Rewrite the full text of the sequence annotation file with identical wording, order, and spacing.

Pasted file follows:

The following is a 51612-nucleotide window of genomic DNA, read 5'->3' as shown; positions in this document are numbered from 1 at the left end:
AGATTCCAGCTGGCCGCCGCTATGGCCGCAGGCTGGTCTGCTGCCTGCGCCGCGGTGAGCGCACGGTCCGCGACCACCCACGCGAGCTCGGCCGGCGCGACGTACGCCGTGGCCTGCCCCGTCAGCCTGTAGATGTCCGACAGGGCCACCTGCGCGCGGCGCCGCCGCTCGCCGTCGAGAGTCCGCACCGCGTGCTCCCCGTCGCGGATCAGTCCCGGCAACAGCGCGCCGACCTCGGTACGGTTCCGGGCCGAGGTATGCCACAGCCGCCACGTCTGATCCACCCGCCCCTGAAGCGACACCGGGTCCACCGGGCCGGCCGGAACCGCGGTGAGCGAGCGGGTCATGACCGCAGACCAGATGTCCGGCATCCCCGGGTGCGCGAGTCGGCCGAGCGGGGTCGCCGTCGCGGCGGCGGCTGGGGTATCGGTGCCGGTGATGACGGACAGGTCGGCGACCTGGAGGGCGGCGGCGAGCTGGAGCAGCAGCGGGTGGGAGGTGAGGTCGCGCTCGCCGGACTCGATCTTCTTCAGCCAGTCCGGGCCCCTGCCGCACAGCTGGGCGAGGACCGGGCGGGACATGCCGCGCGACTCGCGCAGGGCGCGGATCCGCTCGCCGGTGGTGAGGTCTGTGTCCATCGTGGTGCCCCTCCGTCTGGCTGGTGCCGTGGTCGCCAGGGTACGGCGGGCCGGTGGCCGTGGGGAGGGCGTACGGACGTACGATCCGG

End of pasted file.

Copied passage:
The following is a 51612-nucleotide window of genomic DNA, read 5'->3' as shown; positions in this document are numbered from 1 at the left end:
AGATTCCAGCTGGCCGCCGCTATGGCCGCAGGCTGGTCTGCTGCCTGCGCCGCGGTGAGCGCACGGTCCGCGACCACCCACGCGAGCTCGGCCGGCGCGACGTACGCCGTGGCCTGCCCCGTCAGCCTGTAGATGTCCGACAGGGCCACCTGCGCGCGGCGCCGCCGCTCGCCGTCGAGAGTCCGCACCGCGTGCTCCCCGTCGCGGATCAGTCCCGGCAACAGCGCGCCGACCTCGGTACGGTTCCGGGCCGAGGTATGCCACAGCCGCCACGTCTGATCCACCCGCCCCTGAAGCGACACCGGGTCCACCGGGCCGGCCGGAACCGCGGTGAGCGAGCGGGTCATGACCGCAGACCAGATGTCCGGCATCCCCGGGTGCGCGAGTCGGCCGAGCGGGGTCGCCGTCGCGGCGGCGGCTGGGGTATCGGTGCCGGTGATGACGGACAGGTCGGCGACCTGGAGGGCGGCGGCGAGCTGGAGCAGCAGCGGGTGGGAGGTGAGGTCGCGCTCGCCGGACTCGATCTTCTTCAGCCAGTCCGGGCCCCTGCCGCACAGCTGGGCGAGGACCGGGCGGGACATGCCGCGCGACTCGCGCAGGGCGCGGATCCGCTCGCCGGTGGTGAGGTCTGTGTCCATCGTGGTGCCCCTCCGTCTGGCTGGTGCCGTGGTCGCCAGGGTACGGCGGGCCGGTGGCCGTGGGGAGGGCGTACGGACGTACGATCCGG